There is a wrinkle, however, with the combination of BPMN workflow scope and actionable emails.  Oracle actionable email comments haven’t evolved to the new BPMN paradigm and are defined as task-based. They will not show up in subsequent workflow tasks unless application programming passes them between tasks (copying them out to inter-task process flow on task exit and inserting into the tasks structure on new task input).

Does this mean that workflow designers using actionable emails are relegated to using the old paradigm of TASK-based comment scope? No, but they do have to accommodate comments in the schema to pass the TASK-based comments from one task  to the next (when those TASK-based comments exist), and they have to be ready to filter BPM scope comments out before new task input (when BPM-based comments are part of that set). If BPM scope comments are passed between tasks, they will appear as new BPM scope comments and be repeated. It becomes a bit of a design consideration on how to best handle the BPM versus TASK scope of comments which can impact the user experience within the Oracle BPM Workspace or BPM Worklist.

As a personal preference, I like to leverage BPM scope comments when I can, allowing the UI comment data entry to specify BPM comment scope and provide a filter task on output. The filter task can even go to the extent of resetting the scope of the TASK-based comment scope to BPM which has the potential of eliminating further management of comments if no further actionable email interactions occur. I have applied the following transform to post TASK scope processes to filter existing BPM scope comments and then re-apply BPM scope to further processing:

The transform that processes outbound comments looks like this:

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Logically, every comment that comes in with a commentScope of “TASK” will be passed through to output (and allowed to be inserted into the next task) and its scope will be reset to BPM. Also the taskID is cleared to ensure it can be appropriately processed by a new task.

Another option of course is to leave all commentScopes as TASK and maintain the pre-BPM scope paradigm through-out. This will definitely impact process schema, inter-task passing of comments, and the overall testing of those touchpoints.

Finally, be aware of the actionable email paradigm and incorporate the appropriate handling in your design when integrating with BPM scope comments. I have offered my integration technique and have managed to successfully integrate the two options when using BPMN with actionable email tasks.

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Press Release: Oracle Corporation Awards TekStream the 2016 Top Partner for Digital Experience


Press Release: Oracle Corporation Awards TekStream the 2016 Top Partner for Digital Experience

Atlanta, GA (August 8, 2016) – Oracle Corporation, the leading provider of comprehensive and fully integrated cloud applications and platform services recognized TekStream Solutions with the Oracle 2016 North America Partner Achievement Award in Digital Experience. This award represents outstanding achievement in driving adoption of Oracle cloud solutions focused on helping organizations deliver next-generation digital experiences with contextual and targeted information to their users and enable employees to access information and applications through intuitive portals, composite applications, and mash-ups.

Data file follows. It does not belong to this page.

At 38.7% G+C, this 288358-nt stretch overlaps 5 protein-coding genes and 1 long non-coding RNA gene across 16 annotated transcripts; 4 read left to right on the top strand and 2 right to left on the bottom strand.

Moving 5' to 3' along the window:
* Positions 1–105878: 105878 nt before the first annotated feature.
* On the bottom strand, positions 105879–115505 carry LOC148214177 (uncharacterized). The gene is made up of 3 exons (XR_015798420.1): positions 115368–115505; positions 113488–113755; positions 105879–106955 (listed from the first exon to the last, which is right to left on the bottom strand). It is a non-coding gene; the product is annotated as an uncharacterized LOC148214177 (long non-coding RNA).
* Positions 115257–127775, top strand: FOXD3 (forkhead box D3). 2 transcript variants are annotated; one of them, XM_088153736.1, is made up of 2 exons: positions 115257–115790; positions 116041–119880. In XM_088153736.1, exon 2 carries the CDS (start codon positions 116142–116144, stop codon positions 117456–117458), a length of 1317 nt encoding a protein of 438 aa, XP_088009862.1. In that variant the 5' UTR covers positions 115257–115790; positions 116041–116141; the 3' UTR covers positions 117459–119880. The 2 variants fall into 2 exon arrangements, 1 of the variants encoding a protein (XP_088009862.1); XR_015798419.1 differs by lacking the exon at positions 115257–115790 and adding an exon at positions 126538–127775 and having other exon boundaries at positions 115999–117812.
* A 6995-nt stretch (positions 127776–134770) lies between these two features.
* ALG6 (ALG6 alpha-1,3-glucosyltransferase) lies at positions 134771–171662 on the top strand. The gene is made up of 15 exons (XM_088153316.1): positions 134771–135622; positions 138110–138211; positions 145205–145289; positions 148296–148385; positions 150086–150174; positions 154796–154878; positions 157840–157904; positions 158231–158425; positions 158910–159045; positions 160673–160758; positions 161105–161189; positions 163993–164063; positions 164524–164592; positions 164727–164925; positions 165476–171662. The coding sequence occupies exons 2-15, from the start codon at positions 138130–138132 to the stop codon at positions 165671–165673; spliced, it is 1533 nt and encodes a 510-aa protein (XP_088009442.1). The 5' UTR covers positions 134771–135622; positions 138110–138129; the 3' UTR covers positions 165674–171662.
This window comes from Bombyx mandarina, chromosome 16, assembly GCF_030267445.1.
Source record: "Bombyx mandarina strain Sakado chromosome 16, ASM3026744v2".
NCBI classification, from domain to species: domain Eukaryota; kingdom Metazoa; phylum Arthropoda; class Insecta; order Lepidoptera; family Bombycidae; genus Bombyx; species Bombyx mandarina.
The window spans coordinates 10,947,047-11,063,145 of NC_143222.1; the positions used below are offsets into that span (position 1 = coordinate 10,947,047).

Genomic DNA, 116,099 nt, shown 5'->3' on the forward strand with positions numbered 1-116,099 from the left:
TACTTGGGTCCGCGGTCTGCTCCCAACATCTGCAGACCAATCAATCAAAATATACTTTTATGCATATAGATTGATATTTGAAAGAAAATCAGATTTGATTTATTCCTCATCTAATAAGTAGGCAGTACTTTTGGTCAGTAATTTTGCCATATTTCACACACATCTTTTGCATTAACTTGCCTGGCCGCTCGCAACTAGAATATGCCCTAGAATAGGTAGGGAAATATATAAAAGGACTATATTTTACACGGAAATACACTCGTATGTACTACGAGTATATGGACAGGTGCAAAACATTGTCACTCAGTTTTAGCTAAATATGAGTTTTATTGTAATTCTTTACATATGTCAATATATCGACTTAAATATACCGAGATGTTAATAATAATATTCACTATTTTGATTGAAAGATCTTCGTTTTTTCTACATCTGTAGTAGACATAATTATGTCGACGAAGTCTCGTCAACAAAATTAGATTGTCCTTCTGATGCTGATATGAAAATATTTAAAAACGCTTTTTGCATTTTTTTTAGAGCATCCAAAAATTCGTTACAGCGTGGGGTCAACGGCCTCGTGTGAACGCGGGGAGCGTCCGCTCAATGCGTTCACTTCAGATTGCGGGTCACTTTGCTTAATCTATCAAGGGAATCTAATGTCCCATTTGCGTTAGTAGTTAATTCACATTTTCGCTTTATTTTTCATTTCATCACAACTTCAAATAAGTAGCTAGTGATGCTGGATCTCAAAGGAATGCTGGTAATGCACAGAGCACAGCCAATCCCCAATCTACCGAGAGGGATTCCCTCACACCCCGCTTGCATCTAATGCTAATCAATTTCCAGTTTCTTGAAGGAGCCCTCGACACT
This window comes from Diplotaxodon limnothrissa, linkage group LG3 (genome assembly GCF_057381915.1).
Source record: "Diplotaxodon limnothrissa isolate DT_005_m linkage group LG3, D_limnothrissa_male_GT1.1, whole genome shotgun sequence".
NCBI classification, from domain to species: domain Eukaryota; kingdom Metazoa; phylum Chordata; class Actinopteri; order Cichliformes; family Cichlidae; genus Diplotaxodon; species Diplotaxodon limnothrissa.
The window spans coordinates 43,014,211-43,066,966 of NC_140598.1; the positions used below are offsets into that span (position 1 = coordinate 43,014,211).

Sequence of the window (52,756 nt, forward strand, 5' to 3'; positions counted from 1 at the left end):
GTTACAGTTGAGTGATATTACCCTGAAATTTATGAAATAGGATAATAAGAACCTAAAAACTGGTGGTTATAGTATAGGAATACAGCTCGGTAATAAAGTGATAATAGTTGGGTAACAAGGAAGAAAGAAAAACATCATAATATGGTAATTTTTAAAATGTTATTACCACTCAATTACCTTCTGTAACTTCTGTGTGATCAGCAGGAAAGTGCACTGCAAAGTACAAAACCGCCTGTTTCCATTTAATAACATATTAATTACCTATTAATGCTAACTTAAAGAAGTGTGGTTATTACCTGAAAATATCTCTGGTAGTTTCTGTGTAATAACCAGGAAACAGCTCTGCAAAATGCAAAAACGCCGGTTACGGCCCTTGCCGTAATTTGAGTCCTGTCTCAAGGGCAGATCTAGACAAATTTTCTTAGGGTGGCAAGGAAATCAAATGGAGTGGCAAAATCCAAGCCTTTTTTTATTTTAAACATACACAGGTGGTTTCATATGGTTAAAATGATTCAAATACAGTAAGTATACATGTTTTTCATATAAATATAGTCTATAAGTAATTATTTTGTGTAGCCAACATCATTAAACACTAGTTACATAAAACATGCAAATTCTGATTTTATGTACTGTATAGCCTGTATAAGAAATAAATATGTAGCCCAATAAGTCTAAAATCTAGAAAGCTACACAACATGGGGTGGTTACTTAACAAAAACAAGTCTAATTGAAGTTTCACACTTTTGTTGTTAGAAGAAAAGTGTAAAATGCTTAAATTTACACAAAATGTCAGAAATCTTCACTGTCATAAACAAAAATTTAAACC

“One of the reasons TekStream’s revenue has grown the way it has is because we’ve strategically increased our investment in Oracle on-premises and specifically their Cloud platform,” stated Judd Robins, Executive Vice President of Sales and Marketing. “We’re excited about continued growth in the coming years as Oracles Cloud solutions rapidly become more widely leveraged,” he added.

Over the past few years, Oracle has been making a shift to cloud based technologies. With the introduction of Platform as a Service (PaaS) and Infrastructure as a Service (IaaS), TekStream has developed strategies to help customers take full advantage of these new innovations. “TekStream has always had a focus on creating solutions to address common business needs. With the addition of Platform and Infrastructure cloud offerings from Oracle, TekStream is in a position to provide even greater offerings to our customers”, says Troy Allen, Vice President of Solutions. “There has always been a hurdle with configuring and customizing traditional on-premises applications to meet the changing needs of the business in a timely manner. Oracle Cloud’s technologies allow us to create solutions, including Contract Management, Digital Asset Management, and Campaign Management, that meet the needs of business now and can be quickly extended to meet growing business needs without having to rely on traditional development processes.”

About TekStream Solutions

TekStream Solutions is an Atlanta-based technology solutions company that specializes in addressing the company-wide IT problems faced by enterprise businesses, such as consolidating and streamlining disparate content and application delivery systems and the market challenges to create “anytime, anywhere access” to data for employees, partners and customers. TekStream’s IT consulting solutions combined with its specialized IT recruiting expertise helps businesses increase efficiencies, streamline costs and remain competitive in an extremely fast-changing market. For more information about TekStream Solutions, visit www.tekstream.com or email Judd Robins at judd.robins@tekstream.com.

About Oracle Corporation

From the data center to the cloud, Oracle is eliminating the complexity that stifles business innovation. By simplifying the IT environment, Oracle enables its customers – 400,000 of them across a wide variety of industries in more than 145 countries to innovate faster and create added value for their own customers.

For more information about TekStream Solutions or this exciting partnership, please visit www.tekstream.com or email Shichen Zhang at shichen.zhang@tekstream.com.